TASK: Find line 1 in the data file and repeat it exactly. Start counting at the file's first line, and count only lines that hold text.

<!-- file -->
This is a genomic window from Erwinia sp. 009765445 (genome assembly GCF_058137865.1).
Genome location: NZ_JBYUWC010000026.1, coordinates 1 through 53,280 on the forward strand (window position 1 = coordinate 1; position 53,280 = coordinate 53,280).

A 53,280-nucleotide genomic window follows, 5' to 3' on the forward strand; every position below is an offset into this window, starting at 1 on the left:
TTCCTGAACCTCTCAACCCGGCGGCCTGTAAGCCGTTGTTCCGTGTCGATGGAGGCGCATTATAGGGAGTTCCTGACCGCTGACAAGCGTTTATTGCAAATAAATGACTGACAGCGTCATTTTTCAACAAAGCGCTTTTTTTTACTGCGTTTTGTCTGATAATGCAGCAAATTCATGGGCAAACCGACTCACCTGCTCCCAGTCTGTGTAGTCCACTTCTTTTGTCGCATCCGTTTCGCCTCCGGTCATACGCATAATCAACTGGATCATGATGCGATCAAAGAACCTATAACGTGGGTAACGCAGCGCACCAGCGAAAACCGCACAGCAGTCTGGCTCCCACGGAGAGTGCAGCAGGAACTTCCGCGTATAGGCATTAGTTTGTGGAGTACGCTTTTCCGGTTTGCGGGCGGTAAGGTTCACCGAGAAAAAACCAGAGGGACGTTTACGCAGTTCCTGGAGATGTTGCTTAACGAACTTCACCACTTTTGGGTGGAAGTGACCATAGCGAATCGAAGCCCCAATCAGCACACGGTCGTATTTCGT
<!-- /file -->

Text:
This is a genomic window from Erwinia sp. 009765445 (genome assembly GCF_058137865.1).